In an ideal work environment, you would feel like a part of a functional team, who strives to reach a common goal, and can fall back on each other when times are tough. The reality is that you might end up working with someone who expects you to do more than your fair share of work, is overly critical, and/or takes the credit that you deserve.
It is an unfortunate situation and one that can make you miserable. Fearing conflict, negative attention or even termination can keep you from addressing the fact that you are being taken advantage of. Below are various situations that you should not be expected to tolerate in the workplace:
- Being verbally, emotionally, or physically disrespected by your boss, management, or colleagues
- Excessive workloads, and often working overtime
- Not having your ideas heard or respected
- Not being forgiven for your mistakes
- Frequent out-of-pocket work-related expenses without being reimbursed
- Doing work well outside of your job description
- Being paid less than you are worth
- Jumping through hoops to take sick days, paid time off (PTO), or vacation
The fact of the matter is that at one point or another, all working people will deal with one or more of the situations above. Maybe you feel as though it is in your career’s best interest to “grit your teeth and get through it,” but at the end of the day, nobody should have to tolerate an unhealthy workplace.
This type of toxicity often grows gradually over time, eventually becoming “normal” to you, and you may lose perspective. There is an urban myth called “The Frog in the Pot”, which says that “. . . if you put a frog in a pot of boiling water it will instantly leap out. But if you put it in a pot filled with pleasantly tepid water and gradually heat it, the frog will remain in the water until it boils to death. Allegedly, the frog is not able to detect the gradual increase in temperature until it’s too late.”
If you believe that you are being taken advantage of, don’t second guess yourself – ask yourself “Do I feel as though I will get in trouble if I refuse?” and “Do I feel like I have to constantly prove myself to succeed in this job?” If you have answered yes to either of these questions, you may be getting taken advantage of in the workplace.
To avoid becoming the “frog in the pot”, the first step in addressing the issue is to speak up! Confrontations can be scary. And the kind of person who gladly hands their work off to you is not easy to have a constructive conversation with. However, these conversations are necessary for change! If you have tried speaking up, and nothing has changed – this is a concern. Especially if your job is affecting your day-to-day mental or physical health.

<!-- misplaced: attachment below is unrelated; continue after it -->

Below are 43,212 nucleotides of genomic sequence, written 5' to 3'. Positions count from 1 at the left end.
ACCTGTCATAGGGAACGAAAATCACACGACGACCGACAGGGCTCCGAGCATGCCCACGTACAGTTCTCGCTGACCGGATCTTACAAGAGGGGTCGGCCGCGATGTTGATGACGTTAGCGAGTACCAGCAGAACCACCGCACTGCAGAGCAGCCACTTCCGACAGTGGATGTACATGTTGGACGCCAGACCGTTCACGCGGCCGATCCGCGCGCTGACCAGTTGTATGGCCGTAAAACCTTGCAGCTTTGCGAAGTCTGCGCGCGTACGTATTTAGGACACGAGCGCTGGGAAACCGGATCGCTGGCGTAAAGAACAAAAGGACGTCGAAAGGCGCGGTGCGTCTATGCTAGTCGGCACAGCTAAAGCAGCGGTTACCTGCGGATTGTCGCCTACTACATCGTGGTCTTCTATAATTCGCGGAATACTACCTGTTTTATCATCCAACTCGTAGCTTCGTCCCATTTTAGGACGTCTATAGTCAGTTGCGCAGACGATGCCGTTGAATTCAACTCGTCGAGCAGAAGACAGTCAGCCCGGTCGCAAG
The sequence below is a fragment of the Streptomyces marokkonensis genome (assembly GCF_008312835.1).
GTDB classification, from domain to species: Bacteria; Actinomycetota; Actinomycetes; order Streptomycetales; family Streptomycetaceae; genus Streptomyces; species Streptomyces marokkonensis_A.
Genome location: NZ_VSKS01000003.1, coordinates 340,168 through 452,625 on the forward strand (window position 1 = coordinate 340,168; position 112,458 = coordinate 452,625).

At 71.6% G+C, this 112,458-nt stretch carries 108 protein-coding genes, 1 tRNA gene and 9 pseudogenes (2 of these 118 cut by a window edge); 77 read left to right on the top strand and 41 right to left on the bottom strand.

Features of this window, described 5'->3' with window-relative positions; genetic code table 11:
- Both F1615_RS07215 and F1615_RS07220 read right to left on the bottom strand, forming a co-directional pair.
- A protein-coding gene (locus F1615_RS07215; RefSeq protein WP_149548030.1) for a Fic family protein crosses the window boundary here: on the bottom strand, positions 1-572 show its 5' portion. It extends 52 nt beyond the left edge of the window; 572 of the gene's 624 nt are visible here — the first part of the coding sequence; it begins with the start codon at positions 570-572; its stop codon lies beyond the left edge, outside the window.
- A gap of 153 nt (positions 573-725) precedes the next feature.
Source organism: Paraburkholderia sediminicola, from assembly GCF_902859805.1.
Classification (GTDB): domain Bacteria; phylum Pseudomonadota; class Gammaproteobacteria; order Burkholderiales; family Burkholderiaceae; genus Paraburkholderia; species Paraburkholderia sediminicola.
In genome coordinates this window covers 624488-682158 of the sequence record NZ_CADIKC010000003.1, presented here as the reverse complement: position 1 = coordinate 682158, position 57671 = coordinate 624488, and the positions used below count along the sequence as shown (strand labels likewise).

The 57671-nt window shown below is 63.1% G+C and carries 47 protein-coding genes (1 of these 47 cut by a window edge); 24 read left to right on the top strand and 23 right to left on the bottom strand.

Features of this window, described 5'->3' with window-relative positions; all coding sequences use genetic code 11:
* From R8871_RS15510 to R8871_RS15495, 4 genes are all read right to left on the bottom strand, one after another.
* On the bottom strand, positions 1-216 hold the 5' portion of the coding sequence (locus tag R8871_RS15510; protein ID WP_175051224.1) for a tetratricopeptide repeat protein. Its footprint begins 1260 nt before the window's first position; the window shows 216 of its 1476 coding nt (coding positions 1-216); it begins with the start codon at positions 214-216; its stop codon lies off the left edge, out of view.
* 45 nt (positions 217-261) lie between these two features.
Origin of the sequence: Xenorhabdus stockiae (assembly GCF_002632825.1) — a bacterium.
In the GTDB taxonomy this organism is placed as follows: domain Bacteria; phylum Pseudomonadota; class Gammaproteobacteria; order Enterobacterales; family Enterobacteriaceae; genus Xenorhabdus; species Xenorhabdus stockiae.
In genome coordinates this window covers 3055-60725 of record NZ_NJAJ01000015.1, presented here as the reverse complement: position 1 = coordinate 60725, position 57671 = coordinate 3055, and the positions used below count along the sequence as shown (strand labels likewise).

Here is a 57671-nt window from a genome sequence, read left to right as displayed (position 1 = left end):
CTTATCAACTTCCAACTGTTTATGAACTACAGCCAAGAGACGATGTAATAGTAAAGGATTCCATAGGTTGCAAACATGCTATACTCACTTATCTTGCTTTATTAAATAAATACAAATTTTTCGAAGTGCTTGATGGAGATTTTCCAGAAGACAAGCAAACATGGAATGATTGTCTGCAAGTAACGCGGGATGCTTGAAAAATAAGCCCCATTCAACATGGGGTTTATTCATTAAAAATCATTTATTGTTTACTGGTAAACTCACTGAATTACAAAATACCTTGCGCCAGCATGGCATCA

If it is, then it might be time to find a new job, regardless of whether you are an early career professional, or well established in your industry. Below are a few attributes of a healthy workplace:
- Your work-life and personal-life are balanced
- Management listens to your ideas and you feel heard
- The company invests in your professional development
- The workload is divided fairly between colleagues
- You feel uplifted, and supported by your team
- The company pays you what you are worth, and provides opportunity for promotion
- Vacation time, rest and sick days are encouraged
The list above might seem too good to be true, but companies like this do exist! If you are thinking that it is time to move into a new role, one where you are not being taken advantage of, begin creating a job search plan. If you can’t afford to quit, you can conduct your job search while you are still working.
I recommend setting concrete goals about your next steps, including what roles you’d like to work in, and with what companies. Then, set up informational interviews with 2-3 professionals at each company, and learn about their values, culture, and workstyles. Websites like Glassdoor and Indeed are wonderful places to read up on real employees’ experiences at specific companies.
Once you have done your research and met with individuals working in the roles you are interested in, or at companies you’re interested in, go back and refine your target. Make sure to maintain the relationships you have developed, and actively apply to any open roles. Before you know it, you will have greater career clarity, a focus for your next steps, industry connections and be that much closer to a job with colleagues that respect you, your ideas and time.
Want to learn more about how to best prepare for a career move? Reach out to your Yorkville University Career Advisor today!
Written by Alexandra Stancato, Career Advisor, Toronto Film School